Results

  • Variable CD4 T cell decline across all participants
  • Large difference in viral load between moderate/rapid progress ors and nonprogressors
    • little difference between moderate and rapid
  • Median diversity observed as changing from -2.94 to 5.10 nucleotides per clone per year
    • Both diversity and divergence were observed to increase with time
  • Rapid and moderate progress ors seemed to experience roughly the same divergence and diversity rates
    • Nonprogressors had noticeably lower rates
  • Increased diversity/divergence correlate with reduced CD4 T cell counts
  • dS/dN ratio for rapid and moderate progress ors indicate nonsynonymous mutation
    • Nonprogressors seemed to select against nonsynonymous mutations
  • Studies of phylogenetic tree data showed larger presence of a single strain
    • Subjects 10 and 15 were outliers

Discussion

  • Increased genetic diversity and divergence correlated to reduced CD4 T cell count
  • Moderate and rapid progress ors appeared to be unable to select against amino acid changes
    • Nonprogressors were able to
  • McDonald et all study found differing data
    • Similar data- correlation between divergence and drop in CD4 T cell number
    • Differing data- slow progress ors had higher diversity than rapid progress ors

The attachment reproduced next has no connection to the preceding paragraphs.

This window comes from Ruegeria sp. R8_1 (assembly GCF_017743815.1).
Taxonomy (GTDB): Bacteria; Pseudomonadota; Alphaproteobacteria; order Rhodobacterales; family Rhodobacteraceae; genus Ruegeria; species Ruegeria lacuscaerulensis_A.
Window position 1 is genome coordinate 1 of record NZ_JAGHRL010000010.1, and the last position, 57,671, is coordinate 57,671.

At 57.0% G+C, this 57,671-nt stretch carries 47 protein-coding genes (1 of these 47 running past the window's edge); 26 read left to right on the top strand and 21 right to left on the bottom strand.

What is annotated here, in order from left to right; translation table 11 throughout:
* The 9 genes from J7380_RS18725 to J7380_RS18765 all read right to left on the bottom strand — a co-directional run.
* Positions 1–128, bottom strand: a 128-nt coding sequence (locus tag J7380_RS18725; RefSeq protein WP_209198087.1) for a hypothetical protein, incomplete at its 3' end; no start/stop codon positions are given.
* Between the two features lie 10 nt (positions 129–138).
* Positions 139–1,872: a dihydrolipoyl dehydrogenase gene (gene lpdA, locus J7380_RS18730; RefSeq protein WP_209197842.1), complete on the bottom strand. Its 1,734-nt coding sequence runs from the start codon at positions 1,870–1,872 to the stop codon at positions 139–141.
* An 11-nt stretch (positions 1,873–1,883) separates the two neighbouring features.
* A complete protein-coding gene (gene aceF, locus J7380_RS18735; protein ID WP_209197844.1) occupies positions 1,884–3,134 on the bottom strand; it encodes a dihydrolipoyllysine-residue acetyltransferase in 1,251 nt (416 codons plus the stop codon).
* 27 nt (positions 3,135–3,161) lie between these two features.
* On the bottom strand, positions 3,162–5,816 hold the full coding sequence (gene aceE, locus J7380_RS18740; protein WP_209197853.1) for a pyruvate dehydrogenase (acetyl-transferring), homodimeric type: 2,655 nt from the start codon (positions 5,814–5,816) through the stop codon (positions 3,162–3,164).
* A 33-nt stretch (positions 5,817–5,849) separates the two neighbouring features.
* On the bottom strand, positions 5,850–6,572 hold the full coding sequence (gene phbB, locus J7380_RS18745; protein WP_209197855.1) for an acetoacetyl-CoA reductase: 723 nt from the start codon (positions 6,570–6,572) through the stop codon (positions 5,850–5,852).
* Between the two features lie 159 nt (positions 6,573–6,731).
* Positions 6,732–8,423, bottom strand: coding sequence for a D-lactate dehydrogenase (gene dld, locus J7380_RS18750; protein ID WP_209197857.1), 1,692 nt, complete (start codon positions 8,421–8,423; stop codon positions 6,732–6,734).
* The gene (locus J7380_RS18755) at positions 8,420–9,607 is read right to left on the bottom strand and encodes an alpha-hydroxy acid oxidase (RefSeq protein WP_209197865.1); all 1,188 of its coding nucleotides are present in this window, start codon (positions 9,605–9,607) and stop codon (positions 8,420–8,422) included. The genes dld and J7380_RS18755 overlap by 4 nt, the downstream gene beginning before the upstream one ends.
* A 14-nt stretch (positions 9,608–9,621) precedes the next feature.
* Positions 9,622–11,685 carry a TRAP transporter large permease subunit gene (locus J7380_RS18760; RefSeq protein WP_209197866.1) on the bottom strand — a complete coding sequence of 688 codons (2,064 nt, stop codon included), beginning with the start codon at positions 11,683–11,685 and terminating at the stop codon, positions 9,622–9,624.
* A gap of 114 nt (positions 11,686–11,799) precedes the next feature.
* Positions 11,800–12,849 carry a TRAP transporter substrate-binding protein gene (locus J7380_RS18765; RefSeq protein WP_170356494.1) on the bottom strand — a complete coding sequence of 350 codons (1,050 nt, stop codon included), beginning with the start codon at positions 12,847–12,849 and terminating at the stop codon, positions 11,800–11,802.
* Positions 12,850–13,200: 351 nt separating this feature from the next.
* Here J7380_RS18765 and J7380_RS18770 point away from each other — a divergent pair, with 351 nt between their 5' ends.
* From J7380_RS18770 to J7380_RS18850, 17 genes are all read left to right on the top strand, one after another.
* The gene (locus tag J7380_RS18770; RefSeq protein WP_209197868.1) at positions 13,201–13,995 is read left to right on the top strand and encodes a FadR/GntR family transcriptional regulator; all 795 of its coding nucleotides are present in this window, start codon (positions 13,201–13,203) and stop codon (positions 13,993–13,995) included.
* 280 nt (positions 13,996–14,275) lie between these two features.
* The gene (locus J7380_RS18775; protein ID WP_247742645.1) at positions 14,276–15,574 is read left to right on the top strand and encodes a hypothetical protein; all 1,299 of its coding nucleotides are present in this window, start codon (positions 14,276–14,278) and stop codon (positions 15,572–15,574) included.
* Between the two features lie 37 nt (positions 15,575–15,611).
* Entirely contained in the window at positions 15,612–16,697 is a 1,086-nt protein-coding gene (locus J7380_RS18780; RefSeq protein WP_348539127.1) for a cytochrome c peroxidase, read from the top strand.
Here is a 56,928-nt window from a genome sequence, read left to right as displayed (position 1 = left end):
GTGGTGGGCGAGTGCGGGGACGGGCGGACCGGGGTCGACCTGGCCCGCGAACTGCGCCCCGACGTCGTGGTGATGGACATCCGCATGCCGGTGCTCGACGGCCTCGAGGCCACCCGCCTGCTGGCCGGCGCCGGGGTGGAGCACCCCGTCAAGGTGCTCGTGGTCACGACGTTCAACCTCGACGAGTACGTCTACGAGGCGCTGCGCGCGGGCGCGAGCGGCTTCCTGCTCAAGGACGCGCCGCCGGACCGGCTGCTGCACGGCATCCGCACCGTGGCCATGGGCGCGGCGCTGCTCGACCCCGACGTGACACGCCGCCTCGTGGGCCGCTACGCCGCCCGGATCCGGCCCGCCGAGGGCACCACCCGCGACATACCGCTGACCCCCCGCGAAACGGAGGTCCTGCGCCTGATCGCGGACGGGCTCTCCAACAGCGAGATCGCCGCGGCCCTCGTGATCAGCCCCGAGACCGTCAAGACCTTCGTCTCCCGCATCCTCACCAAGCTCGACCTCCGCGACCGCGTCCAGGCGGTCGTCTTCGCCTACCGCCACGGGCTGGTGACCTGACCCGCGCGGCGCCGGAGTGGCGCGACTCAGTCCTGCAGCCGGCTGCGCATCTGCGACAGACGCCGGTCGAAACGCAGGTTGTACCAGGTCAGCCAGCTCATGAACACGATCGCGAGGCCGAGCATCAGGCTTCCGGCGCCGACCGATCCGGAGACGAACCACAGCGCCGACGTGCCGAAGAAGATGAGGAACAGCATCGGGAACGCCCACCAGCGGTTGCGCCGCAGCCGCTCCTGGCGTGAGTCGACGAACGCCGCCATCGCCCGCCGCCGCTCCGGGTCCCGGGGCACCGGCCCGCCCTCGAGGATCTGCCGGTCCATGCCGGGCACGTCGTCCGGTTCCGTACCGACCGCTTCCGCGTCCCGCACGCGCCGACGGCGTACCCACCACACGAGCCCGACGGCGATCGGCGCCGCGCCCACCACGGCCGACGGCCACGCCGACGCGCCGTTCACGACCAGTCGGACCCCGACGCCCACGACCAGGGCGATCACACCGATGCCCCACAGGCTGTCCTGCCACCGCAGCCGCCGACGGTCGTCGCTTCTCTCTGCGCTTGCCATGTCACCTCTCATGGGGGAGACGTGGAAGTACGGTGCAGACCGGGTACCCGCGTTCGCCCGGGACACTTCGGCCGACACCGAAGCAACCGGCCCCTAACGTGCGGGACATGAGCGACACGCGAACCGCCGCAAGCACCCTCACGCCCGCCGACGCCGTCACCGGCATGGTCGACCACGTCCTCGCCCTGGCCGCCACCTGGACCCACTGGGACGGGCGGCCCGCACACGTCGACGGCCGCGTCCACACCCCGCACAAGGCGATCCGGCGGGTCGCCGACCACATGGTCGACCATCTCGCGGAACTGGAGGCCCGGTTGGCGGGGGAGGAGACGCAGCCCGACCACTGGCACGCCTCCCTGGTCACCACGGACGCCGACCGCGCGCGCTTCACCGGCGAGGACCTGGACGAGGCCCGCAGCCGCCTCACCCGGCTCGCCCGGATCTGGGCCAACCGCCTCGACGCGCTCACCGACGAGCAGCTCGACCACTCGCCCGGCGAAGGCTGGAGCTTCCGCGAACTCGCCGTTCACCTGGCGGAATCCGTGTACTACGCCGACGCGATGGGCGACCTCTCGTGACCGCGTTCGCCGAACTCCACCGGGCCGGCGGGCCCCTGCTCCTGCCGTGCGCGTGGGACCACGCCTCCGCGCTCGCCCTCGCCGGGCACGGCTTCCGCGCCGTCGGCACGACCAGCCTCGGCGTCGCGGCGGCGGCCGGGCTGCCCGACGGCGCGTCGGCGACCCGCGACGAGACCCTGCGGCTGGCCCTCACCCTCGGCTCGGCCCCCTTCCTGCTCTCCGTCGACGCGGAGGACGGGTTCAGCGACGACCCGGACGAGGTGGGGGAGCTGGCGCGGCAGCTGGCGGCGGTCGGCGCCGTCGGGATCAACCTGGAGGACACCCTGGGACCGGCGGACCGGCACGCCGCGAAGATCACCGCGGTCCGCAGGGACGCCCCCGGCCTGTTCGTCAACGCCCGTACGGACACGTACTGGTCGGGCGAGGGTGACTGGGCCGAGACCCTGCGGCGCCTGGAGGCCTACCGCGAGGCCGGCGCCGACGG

• May be linked to incomplete data, lack of enough participants
  • Wolinsky et all study found differing data
    • Less diversity was recorded in both rapid and slow progress ors
    • Individuals whose data most substantially supported this may have been exceptions
  • This study supports Nowak Study
    • Host immune response cannot handle the variety of viral clones’ respective mutated resistances to the T cell’s capabilities
    • Increased genetic diversity and divergence of virus leads to decreased CD4 T cell count
    • Decrease in viral genetic diversity once T cells are overwhelmed

Figures and Tables

  • Fig. 1
    • A graphical examination of CD4 T cell trajectory compared with diversity and divergence rates. Rapid progressors had a characteristic drop in CD4 T cells as time passed.
  • Table 1
    • A layout of the statistical data for each individual test subject. At the time the study began, all individuals had an adequate CD4T cell count. Their rate of decline from further observation classified them into rapid, moderate, or nonprogressor.
  • Fig. 2
    • Graph of slope of divergence and slope of diversity in all three progresso categories. Rapid progressors showed significantly higher rates of diversity than moderate and nonprogressors, and divergence that was far higher than nonprogressors but only slightly higher than moderate progressors
  • Fig. 3
    • A phylogenetic tree of subject 9’s HIV-1 mutation progression. The data of the single mutation reflects a denial of the idea that S9 may have been infected with two different viral strains.
  • Fig. 4
    • A phylogenetic tree of 4 random subjects from the initial 15 participants. Data shows that the participants had single mutations in between samplings, and the branching patterns were diverse between subjects.

Figure 2A: "Comparison among different progresso groups of the mean slope per year (